Ray Wayne Beavers, Oscar D. Jenkins, and Terry Chaffin,individually and on Behalf of All Others Similarlysituated, Plaintiffs-appellants, v. American Cast Iron Pipe Company, Defendant-appellee.ray Wayne Beavers, Etc., et al., Plaintiffs,james Dollar, Applicant in Intervention and a Member of Theputative Class Appellant, v. American Cast Iron Pipe Company, Defendant-appellee.ray Wayne Beavers, Etc., et al., Plaintiffs,charles Harmon and Richard Johnson, Plaintiffs-intervenormovants-appellants, v. American Cast Iron Pipe Company, Defendant-appellee, 852 F.2d 527 (11th Cir. 1988)

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U.S. Court of Appeals for the Eleventh Circuit - 852 F.2d 527 (11th Cir. 1988) Aug. 15, 1988

Gordon, Silberman, Wiggins & Childs, Robert L. Wiggins, Jr., Ann K. Norton, Birmingham, Ala., for plaintiffs-appellants.

J. Patrick Logan, J. Frederic Ingram, F.A. Flowers, III, Burr & Forman, Maura R. Goodwyn, Birmingham, Ala., for defendant-appellee.

Appeals from the United States District Court for the Northern District of Alabama.

Before JOHNSON, Circuit Judge, HENDERSON* , Senior Circuit Judge, and PITTMAN** , Senior District Judge.

PER CURIAM:


Ray Wayne Beavers, Oscar D. Jenkins and Terry Chaffin appeal from an order entered by the United States District Court for the Northern District of Alabama dismissing with prejudice their action based on sex discrimination. They also appeal from an order "disqualifying" their attorney, Robert L. Wiggins, Jr. from further representation in the case. James Dollar, Charles Harmon and Richard Johnson appeal from two orders denying their respective motions to intervene. We reverse the dismissal of the action and the "disqualification" of Wiggins, vacate the denial of the motion for intervention and the motion for class certification and remand the case for further consideration.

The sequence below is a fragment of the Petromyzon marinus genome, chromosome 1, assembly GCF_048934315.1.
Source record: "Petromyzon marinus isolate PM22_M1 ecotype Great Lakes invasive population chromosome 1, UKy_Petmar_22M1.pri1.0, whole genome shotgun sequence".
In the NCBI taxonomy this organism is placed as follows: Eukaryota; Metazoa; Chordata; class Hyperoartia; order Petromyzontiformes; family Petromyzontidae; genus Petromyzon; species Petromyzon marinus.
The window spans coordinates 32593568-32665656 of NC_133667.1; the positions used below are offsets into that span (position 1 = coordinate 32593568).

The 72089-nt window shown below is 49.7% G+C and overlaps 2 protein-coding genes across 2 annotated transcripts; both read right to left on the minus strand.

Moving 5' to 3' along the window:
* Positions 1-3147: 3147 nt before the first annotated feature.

This case began on May 23, 1983, when Beavers filed a complaint with the Equal Employment Opportunity Commission ("EEOC") alleging that the American Cast Iron Pipe Company ("ACIPCO") had established a policy that "children and legally adopted children must reside full time with a permanent full time or retired employee in order to be eligible for medical services." EEOC Charge, p. 1. The EEOC charge further alleged that ACIPCO's residency policy applied to other health benefits and insurance. Beavers claimed that " [b]ecause women have historically been awarded custody of children in divorce actions more frequently than men, the practice of conditioning receipt of benefits and services upon the residency of children operates to exclude male employees from receipt of such benefits at a disproportionate rate in comparison to female employees." Id. Beavers alleged that this practice had a disparate impact on him and all other "divorced male employees who have not been awarded children or whose children do not reside with them." Id. The EEOC investigated the charge and issued a right-to-sue letter.